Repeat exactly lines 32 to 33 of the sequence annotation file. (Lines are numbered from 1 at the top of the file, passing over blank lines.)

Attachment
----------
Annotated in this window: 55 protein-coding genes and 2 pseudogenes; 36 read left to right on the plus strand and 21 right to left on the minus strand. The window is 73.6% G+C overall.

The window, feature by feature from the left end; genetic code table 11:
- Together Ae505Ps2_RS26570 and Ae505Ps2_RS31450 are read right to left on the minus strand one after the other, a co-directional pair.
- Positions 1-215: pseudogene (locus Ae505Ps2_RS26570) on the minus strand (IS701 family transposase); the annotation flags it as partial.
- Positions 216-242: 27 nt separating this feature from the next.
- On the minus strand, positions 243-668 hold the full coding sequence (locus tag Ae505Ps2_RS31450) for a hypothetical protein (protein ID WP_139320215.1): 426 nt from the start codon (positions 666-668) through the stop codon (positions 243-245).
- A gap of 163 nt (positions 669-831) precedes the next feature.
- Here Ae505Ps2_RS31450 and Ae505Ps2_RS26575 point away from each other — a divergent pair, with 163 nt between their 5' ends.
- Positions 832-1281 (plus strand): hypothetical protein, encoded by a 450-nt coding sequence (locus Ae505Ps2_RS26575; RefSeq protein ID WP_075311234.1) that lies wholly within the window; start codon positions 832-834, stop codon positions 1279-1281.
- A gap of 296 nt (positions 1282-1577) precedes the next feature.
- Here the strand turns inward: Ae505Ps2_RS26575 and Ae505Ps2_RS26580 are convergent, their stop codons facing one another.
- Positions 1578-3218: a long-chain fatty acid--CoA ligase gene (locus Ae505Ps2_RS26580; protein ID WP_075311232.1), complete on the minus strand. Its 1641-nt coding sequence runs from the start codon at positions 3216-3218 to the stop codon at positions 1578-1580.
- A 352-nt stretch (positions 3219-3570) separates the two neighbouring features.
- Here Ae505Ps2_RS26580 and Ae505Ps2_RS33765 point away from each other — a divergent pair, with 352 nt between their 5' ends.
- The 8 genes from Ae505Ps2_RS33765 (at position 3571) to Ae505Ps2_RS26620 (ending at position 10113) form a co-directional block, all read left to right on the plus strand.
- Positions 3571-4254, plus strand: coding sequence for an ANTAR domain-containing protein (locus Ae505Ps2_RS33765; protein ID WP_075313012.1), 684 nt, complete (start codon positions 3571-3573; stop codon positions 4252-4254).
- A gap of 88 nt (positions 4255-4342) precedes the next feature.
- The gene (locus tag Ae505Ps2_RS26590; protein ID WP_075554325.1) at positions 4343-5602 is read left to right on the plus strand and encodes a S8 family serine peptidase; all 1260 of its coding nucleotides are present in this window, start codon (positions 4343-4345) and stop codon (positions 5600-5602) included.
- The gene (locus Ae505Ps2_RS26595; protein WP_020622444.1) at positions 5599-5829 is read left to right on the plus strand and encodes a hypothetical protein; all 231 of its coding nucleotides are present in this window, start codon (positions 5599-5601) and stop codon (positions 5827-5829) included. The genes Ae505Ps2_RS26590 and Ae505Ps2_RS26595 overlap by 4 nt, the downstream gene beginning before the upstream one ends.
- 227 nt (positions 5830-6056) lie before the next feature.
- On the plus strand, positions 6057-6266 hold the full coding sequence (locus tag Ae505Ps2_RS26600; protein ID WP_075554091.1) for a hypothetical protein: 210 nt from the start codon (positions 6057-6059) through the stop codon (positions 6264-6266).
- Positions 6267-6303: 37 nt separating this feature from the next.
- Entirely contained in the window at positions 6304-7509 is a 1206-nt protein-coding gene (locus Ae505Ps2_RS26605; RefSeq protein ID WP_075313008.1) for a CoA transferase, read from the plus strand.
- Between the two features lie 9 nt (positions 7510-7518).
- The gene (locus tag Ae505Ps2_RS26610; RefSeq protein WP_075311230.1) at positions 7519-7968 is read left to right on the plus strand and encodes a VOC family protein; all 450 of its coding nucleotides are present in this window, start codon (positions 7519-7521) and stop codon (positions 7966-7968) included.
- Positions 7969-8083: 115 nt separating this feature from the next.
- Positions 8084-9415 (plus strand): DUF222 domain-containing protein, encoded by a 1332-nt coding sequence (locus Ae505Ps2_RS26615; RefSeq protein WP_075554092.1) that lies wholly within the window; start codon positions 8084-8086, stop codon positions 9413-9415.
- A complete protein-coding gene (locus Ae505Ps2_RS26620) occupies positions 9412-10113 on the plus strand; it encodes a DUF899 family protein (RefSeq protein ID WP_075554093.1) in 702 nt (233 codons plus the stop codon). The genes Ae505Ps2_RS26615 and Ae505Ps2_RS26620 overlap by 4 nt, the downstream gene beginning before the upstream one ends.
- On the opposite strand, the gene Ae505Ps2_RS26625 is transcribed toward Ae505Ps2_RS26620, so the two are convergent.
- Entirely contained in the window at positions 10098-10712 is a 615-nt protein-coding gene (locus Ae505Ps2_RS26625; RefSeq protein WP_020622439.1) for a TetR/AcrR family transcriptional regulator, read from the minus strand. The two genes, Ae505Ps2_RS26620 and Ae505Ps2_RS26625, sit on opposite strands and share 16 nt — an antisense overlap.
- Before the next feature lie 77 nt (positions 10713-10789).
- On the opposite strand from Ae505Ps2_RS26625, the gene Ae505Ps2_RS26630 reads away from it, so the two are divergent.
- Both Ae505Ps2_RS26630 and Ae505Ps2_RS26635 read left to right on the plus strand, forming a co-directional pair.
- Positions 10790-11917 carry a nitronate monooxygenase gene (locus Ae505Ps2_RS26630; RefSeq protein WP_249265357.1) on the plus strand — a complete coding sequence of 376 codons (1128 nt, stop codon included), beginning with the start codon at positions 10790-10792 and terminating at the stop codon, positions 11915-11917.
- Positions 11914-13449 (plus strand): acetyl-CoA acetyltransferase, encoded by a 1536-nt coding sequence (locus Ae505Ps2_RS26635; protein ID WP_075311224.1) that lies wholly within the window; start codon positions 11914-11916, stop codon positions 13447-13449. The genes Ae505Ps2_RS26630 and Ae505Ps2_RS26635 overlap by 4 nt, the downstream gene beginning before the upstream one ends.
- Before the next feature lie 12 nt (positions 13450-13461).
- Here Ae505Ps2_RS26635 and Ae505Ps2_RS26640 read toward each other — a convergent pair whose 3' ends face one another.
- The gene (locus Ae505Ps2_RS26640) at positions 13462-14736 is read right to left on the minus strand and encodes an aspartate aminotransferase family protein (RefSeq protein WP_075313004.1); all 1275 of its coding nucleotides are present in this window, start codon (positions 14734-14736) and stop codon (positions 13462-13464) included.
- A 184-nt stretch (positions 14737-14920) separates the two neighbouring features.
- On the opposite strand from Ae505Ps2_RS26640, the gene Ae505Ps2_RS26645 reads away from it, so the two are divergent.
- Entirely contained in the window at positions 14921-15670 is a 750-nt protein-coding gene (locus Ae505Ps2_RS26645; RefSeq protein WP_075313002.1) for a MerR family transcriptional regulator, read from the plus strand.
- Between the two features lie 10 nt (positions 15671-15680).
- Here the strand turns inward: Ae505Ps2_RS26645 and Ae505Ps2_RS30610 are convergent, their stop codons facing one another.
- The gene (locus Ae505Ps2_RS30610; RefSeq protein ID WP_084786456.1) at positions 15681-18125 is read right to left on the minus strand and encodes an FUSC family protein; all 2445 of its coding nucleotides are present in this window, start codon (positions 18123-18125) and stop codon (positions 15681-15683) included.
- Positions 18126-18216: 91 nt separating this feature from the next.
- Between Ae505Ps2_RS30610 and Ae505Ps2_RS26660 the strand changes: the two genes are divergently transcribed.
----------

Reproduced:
- On the opposite strand from Ae505Ps2_RS26625, the gene Ae505Ps2_RS26630 reads away from it, so the two are divergent.
- Both Ae505Ps2_RS26630 and Ae505Ps2_RS26635 read left to right on the plus strand, forming a co-directional pair.